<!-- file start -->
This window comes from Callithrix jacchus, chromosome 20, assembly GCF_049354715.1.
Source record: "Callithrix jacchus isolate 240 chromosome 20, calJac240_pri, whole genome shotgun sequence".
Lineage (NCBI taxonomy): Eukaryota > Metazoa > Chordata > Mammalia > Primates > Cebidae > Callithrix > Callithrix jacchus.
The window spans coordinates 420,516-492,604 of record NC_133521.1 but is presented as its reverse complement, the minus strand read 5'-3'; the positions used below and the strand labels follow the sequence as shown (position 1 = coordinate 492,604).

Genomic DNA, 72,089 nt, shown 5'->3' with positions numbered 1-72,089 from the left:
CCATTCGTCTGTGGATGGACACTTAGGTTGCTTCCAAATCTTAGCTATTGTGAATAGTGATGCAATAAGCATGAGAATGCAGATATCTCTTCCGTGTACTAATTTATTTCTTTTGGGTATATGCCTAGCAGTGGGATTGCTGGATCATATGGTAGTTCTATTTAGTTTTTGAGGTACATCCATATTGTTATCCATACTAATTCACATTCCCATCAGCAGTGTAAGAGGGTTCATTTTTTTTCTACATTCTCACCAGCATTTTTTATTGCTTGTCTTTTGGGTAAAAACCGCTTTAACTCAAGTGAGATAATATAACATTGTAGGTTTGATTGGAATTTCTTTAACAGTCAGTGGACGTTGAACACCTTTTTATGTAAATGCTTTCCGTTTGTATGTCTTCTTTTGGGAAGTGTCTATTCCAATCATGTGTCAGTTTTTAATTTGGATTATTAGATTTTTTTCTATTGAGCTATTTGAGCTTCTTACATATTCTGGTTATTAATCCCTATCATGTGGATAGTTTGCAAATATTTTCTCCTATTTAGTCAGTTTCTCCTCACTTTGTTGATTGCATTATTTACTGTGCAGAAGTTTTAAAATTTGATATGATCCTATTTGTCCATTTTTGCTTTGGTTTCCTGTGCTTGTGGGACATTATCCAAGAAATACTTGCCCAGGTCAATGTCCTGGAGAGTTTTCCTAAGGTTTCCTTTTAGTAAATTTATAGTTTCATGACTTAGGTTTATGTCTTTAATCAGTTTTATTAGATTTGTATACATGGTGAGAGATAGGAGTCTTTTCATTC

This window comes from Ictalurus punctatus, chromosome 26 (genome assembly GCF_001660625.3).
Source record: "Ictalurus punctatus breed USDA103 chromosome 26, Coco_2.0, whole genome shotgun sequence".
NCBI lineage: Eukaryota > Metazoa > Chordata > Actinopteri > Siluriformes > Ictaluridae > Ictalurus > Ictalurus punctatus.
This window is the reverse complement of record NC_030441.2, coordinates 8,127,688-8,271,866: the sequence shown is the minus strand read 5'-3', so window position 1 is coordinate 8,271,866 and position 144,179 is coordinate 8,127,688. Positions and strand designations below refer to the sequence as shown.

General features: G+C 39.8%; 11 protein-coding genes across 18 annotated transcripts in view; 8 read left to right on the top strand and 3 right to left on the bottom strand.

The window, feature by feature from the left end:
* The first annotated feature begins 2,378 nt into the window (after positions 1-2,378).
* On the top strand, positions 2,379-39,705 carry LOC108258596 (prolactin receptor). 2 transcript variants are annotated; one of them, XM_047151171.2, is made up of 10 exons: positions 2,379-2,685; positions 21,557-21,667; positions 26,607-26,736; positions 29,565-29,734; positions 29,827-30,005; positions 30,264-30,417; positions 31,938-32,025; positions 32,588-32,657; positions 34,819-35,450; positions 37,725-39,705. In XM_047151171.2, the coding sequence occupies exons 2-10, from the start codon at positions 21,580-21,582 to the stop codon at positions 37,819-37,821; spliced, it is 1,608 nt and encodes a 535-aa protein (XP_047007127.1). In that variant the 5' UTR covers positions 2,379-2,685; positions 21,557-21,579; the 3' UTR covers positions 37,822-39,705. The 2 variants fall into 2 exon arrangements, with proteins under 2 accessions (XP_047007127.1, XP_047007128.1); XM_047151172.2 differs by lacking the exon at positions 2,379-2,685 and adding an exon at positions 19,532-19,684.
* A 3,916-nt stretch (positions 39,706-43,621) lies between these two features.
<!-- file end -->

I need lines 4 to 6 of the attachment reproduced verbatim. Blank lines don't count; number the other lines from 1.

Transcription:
The window spans coordinates 420,516-492,604 of record NC_133521.1 but is presented as its reverse complement, the minus strand read 5'-3'; the positions used below and the strand labels follow the sequence as shown (position 1 = coordinate 492,604).

Genomic DNA, 72,089 nt, shown 5'->3' with positions numbered 1-72,089 from the left:
CCATTCGTCTGTGGATGGACACTTAGGTTGCTTCCAAATCTTAGCTATTGTGAATAGTGATGCAATAAGCATGAGAATGCAGATATCTCTTCCGTGTACTAATTTATTTCTTTTGGGTATATGCCTAGCAGTGGGATTGCTGGATCATATGGTAGTTCTATTTAGTTTTTGAGGTACATCCATATTGTTATCCATACTAATTCACATTCCCATCAGCAGTGTAAGAGGGTTCATTTTTTTTCTACATTCTCACCAGCATTTTTTATTGCTTGTCTTTTGGGTAAAAACCGCTTTAACTCAAGTGAGATAATATAACATTGTAGGTTTGATTGGAATTTCTTTAACAGTCAGTGGACGTTGAACACCTTTTTATGTAAATGCTTTCCGTTTGTATGTCTTCTTTTGGGAAGTGTCTATTCCAATCATGTGTCAGTTTTTAATTTGGATTATTAGATTTTTTTCTATTGAGCTATTTGAGCTTCTTACATATTCTGGTTATTAATCCCTATCATGTGGATAGTTTGCAAATATTTTCTCCTATTTAGTCAGTTTCTCCTCACTTTGTTGATTGCATTATTTACTGTGCAGAAGTTTTAAAATTTGATATGATCCTATTTGTCCATTTTTGCTTTGGTTTCCTGTGCTTGTGGGACATTATCCAAGAAATACTTGCCCAGGTCAATGTCCTGGAGAGTTTTCCTAAGGTTTCCTTTTAGTAAATTTATAGTTTCATGACTTAGGTTTATGTCTTTAATCAGTTTTATTAGATTTGTATACATGGTGAGAGATAGGAGTCTTTTCATTC